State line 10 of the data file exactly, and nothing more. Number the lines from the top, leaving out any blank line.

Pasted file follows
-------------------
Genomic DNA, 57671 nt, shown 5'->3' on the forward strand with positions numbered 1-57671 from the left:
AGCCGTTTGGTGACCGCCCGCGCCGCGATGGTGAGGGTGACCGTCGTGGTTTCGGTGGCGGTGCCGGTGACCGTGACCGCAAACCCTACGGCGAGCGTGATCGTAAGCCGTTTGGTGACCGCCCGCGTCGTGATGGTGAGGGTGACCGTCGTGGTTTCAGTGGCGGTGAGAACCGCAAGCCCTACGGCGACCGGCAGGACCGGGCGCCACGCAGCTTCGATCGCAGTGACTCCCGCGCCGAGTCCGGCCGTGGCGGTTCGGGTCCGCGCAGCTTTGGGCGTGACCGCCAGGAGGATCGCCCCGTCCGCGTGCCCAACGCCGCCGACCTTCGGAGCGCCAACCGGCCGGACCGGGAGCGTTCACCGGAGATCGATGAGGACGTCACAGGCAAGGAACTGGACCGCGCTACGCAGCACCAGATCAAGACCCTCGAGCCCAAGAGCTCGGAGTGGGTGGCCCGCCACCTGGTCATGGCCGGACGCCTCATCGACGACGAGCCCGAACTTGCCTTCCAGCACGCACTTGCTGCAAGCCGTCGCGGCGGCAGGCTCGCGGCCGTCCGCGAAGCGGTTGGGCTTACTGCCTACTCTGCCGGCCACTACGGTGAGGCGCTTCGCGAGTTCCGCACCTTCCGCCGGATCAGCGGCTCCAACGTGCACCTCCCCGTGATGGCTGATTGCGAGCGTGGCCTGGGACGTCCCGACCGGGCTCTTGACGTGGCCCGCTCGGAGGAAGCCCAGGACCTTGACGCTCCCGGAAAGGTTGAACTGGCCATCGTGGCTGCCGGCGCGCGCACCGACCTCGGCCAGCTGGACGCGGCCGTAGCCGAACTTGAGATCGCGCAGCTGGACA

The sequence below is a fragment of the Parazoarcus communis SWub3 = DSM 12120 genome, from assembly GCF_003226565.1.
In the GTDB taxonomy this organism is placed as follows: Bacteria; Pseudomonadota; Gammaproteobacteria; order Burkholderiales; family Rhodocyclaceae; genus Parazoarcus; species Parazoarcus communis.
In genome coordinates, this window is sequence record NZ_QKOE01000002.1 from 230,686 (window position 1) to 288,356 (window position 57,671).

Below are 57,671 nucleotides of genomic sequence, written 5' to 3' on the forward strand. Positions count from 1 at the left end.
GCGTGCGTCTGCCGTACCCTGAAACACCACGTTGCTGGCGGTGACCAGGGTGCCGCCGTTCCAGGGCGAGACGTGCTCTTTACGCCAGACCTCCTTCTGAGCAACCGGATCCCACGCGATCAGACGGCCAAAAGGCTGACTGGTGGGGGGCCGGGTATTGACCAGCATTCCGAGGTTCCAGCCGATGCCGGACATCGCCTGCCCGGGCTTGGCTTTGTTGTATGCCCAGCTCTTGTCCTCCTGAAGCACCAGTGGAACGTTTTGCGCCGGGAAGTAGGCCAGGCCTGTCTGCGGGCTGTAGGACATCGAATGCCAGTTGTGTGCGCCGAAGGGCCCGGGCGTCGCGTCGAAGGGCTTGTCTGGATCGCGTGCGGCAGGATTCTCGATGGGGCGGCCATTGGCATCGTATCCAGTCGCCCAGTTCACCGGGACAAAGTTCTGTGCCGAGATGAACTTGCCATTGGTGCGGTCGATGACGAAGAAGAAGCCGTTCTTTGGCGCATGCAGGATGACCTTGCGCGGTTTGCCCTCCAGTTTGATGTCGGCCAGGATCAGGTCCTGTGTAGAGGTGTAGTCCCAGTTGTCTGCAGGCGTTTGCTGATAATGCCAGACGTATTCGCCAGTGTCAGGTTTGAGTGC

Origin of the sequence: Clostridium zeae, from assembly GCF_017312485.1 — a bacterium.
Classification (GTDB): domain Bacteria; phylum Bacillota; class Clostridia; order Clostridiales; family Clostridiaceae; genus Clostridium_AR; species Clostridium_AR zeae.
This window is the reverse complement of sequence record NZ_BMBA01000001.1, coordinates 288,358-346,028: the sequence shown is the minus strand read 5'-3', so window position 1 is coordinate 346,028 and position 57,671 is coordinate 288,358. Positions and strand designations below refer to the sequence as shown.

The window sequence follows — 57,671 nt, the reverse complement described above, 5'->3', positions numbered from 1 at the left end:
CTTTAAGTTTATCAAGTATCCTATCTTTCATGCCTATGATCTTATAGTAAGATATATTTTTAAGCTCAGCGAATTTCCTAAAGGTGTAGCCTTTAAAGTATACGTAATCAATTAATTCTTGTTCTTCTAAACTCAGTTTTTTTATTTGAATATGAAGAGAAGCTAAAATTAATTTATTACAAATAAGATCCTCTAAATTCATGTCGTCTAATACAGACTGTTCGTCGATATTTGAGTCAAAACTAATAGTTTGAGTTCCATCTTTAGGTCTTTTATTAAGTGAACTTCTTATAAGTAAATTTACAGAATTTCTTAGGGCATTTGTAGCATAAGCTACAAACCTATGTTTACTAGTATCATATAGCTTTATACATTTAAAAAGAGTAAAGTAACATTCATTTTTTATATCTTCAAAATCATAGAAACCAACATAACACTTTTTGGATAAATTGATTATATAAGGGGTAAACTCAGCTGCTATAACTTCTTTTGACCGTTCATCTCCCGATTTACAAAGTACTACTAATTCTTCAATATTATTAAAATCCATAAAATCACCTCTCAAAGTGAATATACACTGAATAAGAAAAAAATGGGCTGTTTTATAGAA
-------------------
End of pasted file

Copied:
This window is the reverse complement of sequence record NZ_BMBA01000001.1, coordinates 288,358-346,028: the sequence shown is the minus strand read 5'-3', so window position 1 is coordinate 346,028 and position 57,671 is coordinate 288,358. Positions and strand designations below refer to the sequence as shown.